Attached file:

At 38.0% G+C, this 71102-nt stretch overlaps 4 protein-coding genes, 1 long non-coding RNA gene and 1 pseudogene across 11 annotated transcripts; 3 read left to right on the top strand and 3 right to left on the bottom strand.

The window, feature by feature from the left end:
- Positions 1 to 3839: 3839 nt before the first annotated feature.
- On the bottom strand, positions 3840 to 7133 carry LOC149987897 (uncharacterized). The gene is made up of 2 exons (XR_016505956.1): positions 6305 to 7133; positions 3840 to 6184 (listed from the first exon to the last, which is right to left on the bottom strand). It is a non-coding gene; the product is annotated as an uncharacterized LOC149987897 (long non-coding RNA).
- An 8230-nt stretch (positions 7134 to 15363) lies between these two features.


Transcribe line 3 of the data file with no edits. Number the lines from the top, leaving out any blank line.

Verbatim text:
- Positions 1 to 3839: 3839 nt before the first annotated feature.